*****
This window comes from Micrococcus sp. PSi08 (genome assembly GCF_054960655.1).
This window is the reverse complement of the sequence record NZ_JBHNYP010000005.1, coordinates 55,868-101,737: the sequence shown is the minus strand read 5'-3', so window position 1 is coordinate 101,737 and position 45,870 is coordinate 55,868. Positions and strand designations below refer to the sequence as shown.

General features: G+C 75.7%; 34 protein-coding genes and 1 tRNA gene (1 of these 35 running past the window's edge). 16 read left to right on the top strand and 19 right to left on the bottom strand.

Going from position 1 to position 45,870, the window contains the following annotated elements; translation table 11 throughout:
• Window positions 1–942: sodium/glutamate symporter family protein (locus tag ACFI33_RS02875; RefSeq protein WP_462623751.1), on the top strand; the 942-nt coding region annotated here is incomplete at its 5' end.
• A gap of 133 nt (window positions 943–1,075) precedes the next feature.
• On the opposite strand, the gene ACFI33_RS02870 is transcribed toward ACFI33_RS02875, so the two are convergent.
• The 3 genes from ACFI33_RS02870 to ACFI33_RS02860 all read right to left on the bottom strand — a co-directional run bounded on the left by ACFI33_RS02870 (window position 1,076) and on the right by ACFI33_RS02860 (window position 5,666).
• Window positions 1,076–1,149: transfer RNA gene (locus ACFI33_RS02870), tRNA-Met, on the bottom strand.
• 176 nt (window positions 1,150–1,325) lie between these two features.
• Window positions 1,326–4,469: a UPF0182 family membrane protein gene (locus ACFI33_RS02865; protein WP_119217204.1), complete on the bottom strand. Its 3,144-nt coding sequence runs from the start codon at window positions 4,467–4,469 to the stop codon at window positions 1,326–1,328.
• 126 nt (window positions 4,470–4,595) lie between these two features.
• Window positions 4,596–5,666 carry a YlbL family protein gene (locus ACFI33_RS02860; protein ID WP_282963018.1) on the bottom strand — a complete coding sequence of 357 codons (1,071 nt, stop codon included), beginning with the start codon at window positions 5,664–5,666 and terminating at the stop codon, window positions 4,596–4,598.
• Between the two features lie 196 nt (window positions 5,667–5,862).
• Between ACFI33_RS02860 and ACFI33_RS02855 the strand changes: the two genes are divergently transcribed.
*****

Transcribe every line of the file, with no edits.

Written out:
This window comes from Micrococcus sp. PSi08 (genome assembly GCF_054960655.1).
This window is the reverse complement of the sequence record NZ_JBHNYP010000005.1, coordinates 55,868-101,737: the sequence shown is the minus strand read 5'-3', so window position 1 is coordinate 101,737 and position 45,870 is coordinate 55,868. Positions and strand designations below refer to the sequence as shown.

General features: G+C 75.7%; 34 protein-coding genes and 1 tRNA gene (1 of these 35 running past the window's edge). 16 read left to right on the top strand and 19 right to left on the bottom strand.

Going from position 1 to position 45,870, the window contains the following annotated elements; translation table 11 throughout:
• Window positions 1–942: sodium/glutamate symporter family protein (locus tag ACFI33_RS02875; RefSeq protein WP_462623751.1), on the top strand; the 942-nt coding region annotated here is incomplete at its 5' end.
• A gap of 133 nt (window positions 943–1,075) precedes the next feature.
• On the opposite strand, the gene ACFI33_RS02870 is transcribed toward ACFI33_RS02875, so the two are convergent.
• The 3 genes from ACFI33_RS02870 to ACFI33_RS02860 all read right to left on the bottom strand — a co-directional run bounded on the left by ACFI33_RS02870 (window position 1,076) and on the right by ACFI33_RS02860 (window position 5,666).
• Window positions 1,076–1,149: transfer RNA gene (locus ACFI33_RS02870), tRNA-Met, on the bottom strand.
• 176 nt (window positions 1,150–1,325) lie between these two features.
• Window positions 1,326–4,469: a UPF0182 family membrane protein gene (locus ACFI33_RS02865; protein WP_119217204.1), complete on the bottom strand. Its 3,144-nt coding sequence runs from the start codon at window positions 4,467–4,469 to the stop codon at window positions 1,326–1,328.
• 126 nt (window positions 4,470–4,595) lie between these two features.
• Window positions 4,596–5,666 carry a YlbL family protein gene (locus ACFI33_RS02860; protein ID WP_282963018.1) on the bottom strand — a complete coding sequence of 357 codons (1,071 nt, stop codon included), beginning with the start codon at window positions 5,664–5,666 and terminating at the stop codon, window positions 4,596–4,598.
• Between the two features lie 196 nt (window positions 5,667–5,862).
• Between ACFI33_RS02860 and ACFI33_RS02855 the strand changes: the two genes are divergently transcribed.